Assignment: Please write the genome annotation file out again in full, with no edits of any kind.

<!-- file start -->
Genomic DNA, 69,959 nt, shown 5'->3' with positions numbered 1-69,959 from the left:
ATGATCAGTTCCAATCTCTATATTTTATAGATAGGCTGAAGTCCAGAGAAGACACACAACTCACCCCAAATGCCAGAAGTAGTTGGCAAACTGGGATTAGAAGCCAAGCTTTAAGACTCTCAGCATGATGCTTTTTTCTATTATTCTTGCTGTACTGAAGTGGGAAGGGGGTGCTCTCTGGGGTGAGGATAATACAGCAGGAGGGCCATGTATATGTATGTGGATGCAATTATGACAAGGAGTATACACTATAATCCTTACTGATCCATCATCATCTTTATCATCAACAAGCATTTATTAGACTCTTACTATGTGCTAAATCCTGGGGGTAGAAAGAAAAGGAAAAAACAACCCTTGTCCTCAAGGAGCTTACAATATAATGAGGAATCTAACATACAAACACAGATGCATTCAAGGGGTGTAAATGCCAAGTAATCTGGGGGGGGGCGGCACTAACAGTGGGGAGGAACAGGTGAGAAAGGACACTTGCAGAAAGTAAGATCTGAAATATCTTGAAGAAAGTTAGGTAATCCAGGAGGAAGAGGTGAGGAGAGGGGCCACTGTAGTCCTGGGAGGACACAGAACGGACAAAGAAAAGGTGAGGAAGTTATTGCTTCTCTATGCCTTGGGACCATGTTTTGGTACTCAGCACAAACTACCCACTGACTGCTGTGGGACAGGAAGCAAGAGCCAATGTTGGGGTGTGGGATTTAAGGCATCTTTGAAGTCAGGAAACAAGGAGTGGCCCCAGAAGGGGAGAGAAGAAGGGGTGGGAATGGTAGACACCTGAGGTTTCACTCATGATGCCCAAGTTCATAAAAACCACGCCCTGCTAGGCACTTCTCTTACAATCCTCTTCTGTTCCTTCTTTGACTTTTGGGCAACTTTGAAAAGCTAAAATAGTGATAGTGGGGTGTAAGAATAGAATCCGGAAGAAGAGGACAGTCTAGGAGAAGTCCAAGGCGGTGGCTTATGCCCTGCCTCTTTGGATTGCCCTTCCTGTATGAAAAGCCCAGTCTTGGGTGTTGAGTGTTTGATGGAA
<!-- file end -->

Genomic DNA, 69,959 nt, shown 5'->3' with positions numbered 1-69,959 from the left:
ATGATCAGTTCCAATCTCTATATTTTATAGATAGGCTGAAGTCCAGAGAAGACACACAACTCACCCCAAATGCCAGAAGTAGTTGGCAAACTGGGATTAGAAGCCAAGCTTTAAGACTCTCAGCATGATGCTTTTTTCTATTATTCTTGCTGTACTGAAGTGGGAAGGGGGTGCTCTCTGGGGTGAGGATAATACAGCAGGAGGGCCATGTATATGTATGTGGATGCAATTATGACAAGGAGTATACACTATAATCCTTACTGATCCATCATCATCTTTATCATCAACAAGCATTTATTAGACTCTTACTATGTGCTAAATCCTGGGGGTAGAAAGAAAAGGAAAAAACAACCCTTGTCCTCAAGGAGCTTACAATATAATGAGGAATCTAACATACAAACACAGATGCATTCAAGGGGTGTAAATGCCAAGTAATCTGGGGGGGGGCGGCACTAACAGTGGGGAGGAACAGGTGAGAAAGGACACTTGCAGAAAGTAAGATCTGAAATATCTTGAAGAAAGTTAGGTAATCCAGGAGGAAGAGGTGAGGAGAGGGGCCACTGTAGTCCTGGGAGGACACAGAACGGACAAAGAAAAGGTGAGGAAGTTATTGCTTCTCTATGCCTTGGGACCATGTTTTGGTACTCAGCACAAACTACCCACTGACTGCTGTGGGACAGGAAGCAAGAGCCAATGTTGGGGTGTGGGATTTAAGGCATCTTTGAAGTCAGGAAACAAGGAGTGGCCCCAGAAGGGGAGAGAAGAAGGGGTGGGAATGGTAGACACCTGAGGTTTCACTCATGATGCCCAAGTTCATAAAAACCACGCCCTGCTAGGCACTTCTCTTACAATCCTCTTCTGTTCCTTCTTTGACTTTTGGGCAACTTTGAAAAGCTAAAATAGTGATAGTGGGGTGTAAGAATAGAATCCGGAAGAAGAGGACAGTCTAGGAGAAGTCCAAGGCGGTGGCTTATGCCCTGCCTCTTTGGATTGCCCTTCCTGTATGAAAAGCCCAGTCTTGGGTGTTGAGTGTTTGATGGAA